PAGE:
WATCH | Many people conjure up images of Ricky Bobby from "Talladega Nights" when they think of professional race car drivers. But Rev Racing, a North Carolina-based racing operation, is working with NASCAR to add variety to the sport.
For more than a decade, NASCAR has been scouting for young female and ethnically-diverse talent for its Drive for Diversity team. The program, also known as D4D, is designed to make NASCAR more reflective of its diverse fan base.
According to Dawn Harris, Director of Multicultural Development for NASCAR, about 20 percent of its fans are people of color, and about 40 percent are women.
We went to a combine at the New Smyrna Speedway in Daytona Beach, Florida where 17 drivers competed for a coveted spot on the D4D team. Drivers that are selected will go on to compete in NASCAR's regional ranks, and will have the opportunity to work their way up to national races if they qualify.
NASCAR: Diversity is good for the sport
Drivers at the D4D Combine said it's important to have more women and people of color involved in racing to help topple racial stereotypes that some say exist within NASCAR.
"As in other aspects of sports, the NBA, NFL, WNBA, people of all different races and sexes have somebody to look up to and be like 'Wow, that person looks like me, I could actually go out and do that if they did that,'" said Walter Thomas III, who traveled from Indiana.
NASCAR 'Drive for Diversity'
Macy Causey -- who, at 15 years old is one of the youngest drivers to compete at this year's Combine -- stressed the importance of having people from different cultural backgrounds in the racing world.
"Everybody has their own different way. And I feel like, right now you have just a bunch of the same people and you've got to get more, you've got to get different people in there," she said.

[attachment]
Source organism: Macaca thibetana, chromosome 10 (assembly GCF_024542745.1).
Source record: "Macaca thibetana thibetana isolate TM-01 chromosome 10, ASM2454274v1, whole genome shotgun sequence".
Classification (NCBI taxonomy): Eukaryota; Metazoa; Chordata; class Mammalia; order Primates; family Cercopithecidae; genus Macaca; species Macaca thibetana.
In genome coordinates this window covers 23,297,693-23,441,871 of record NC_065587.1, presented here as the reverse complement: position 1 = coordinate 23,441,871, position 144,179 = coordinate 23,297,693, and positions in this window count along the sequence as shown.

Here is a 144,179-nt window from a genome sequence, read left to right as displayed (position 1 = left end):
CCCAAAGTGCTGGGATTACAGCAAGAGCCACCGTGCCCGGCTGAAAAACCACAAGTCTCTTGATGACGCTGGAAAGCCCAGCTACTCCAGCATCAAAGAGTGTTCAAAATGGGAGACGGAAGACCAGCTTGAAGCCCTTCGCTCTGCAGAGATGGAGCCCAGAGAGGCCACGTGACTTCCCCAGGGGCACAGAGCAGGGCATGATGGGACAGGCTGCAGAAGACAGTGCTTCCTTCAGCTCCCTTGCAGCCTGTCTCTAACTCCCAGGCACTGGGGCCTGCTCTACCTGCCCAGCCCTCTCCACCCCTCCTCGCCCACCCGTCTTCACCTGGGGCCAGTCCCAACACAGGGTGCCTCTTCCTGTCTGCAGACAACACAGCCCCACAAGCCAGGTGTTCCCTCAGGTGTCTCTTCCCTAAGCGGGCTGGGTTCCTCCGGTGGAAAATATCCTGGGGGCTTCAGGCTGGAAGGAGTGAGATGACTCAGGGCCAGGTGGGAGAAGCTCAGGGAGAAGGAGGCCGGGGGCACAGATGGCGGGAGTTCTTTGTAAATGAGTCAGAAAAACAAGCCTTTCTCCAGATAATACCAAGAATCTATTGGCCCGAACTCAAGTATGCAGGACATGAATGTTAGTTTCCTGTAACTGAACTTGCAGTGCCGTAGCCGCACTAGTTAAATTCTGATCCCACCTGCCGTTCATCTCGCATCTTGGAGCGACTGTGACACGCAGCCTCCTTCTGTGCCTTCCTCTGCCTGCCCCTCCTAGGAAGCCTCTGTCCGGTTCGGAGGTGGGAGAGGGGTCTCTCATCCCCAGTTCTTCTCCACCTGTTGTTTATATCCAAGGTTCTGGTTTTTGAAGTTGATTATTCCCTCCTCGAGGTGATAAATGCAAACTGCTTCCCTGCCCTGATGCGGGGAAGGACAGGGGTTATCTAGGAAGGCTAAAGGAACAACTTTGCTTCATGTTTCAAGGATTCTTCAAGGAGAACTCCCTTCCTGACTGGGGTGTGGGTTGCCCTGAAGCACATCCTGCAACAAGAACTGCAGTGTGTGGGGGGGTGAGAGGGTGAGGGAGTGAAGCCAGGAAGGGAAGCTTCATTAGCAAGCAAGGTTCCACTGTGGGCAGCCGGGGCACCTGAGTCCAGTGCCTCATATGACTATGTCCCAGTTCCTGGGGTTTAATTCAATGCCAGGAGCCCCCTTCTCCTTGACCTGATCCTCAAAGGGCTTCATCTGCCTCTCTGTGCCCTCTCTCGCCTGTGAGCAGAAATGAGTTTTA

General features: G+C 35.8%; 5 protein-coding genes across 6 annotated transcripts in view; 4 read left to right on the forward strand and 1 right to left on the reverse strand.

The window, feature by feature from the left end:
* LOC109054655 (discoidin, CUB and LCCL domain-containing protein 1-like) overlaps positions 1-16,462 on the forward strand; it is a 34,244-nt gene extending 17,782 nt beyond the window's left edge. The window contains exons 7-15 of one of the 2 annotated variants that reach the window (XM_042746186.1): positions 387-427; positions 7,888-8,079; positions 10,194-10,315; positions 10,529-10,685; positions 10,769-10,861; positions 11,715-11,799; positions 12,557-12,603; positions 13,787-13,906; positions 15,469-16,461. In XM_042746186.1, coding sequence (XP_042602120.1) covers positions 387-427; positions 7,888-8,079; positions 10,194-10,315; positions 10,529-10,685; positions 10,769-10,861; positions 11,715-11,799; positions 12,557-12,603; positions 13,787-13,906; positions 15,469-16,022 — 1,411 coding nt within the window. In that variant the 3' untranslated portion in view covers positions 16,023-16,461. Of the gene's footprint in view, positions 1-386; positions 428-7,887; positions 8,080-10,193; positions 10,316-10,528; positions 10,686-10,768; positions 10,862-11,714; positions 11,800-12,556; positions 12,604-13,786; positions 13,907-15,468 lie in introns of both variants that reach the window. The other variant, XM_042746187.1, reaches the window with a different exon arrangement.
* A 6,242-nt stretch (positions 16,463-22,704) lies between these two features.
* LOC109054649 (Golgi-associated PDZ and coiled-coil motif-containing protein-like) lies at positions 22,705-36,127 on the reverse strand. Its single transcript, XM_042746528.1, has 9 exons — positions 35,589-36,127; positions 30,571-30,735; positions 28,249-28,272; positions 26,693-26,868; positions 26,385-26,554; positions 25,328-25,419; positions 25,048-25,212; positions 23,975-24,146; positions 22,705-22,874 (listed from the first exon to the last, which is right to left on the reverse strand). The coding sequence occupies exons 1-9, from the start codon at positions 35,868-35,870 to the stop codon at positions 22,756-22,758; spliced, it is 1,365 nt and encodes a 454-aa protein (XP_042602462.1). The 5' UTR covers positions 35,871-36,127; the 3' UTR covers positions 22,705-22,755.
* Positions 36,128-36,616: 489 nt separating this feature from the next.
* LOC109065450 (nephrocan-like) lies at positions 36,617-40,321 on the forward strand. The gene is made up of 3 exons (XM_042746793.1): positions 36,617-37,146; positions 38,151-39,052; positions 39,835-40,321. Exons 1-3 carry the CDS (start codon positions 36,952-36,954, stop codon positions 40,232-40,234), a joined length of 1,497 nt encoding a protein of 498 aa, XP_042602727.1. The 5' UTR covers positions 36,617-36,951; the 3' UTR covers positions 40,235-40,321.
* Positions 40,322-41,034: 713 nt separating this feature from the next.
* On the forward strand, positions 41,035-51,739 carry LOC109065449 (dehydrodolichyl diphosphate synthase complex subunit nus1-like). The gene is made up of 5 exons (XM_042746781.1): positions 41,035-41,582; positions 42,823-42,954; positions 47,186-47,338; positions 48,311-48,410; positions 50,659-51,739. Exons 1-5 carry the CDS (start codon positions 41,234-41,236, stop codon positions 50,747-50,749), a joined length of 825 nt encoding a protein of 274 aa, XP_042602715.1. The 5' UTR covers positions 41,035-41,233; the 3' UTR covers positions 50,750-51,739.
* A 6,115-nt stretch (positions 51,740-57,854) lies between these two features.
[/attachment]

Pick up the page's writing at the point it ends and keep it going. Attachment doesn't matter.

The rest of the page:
Diverse, but still competitive
But it won't be an easy road for the drivers who are evaluated and are hoping to make it onto the D4D 2017 team. For one, NASCAR racing is extremely competitive on and off the track with only a limited number of spots available.
"There's not a lot of opportunity for a lot of drivers so we have to go out there and do the best we can," said Amber Balcaen, a 24-year-old driver from Canada.
NASCAR racing is also extremely expensive. Just one Sprint Cup series car can cost up to $150,000.
"You're looking at well over millions of dollars," said Balcaen, pictured above.
Juggling school and racing
This year's crop ranges from ages 15 to 24 years old. Most of the drivers competing in the D4D combine are also juggling school with racing. "It's a real good balancing act," said Thomas, who was studying for a test in between his race track evaluations at the combine.
"College is definitely going to come first and school is definitely important, but racing is definitely going to be there, too," said Causey, who is homeschooled and currently in her junior year of high school.
Some drivers, like many of us, deal with roadblocks in their personal lives, too, Armani Williams,, 16, is a driver who has Autism Spectrum Disorder.
I'm proud to be autistic and I'm proud to be a race car driver... I can inspire many people that are impacted by autism.
NASCAR D4D Alumni
D4D is a great opportunity for young drivers and has produced up and coming stars like Sprint Cup series driver Kyle Larson, and Xfinity Series drivers Daniel Suarez and Darrell Wallace Jr.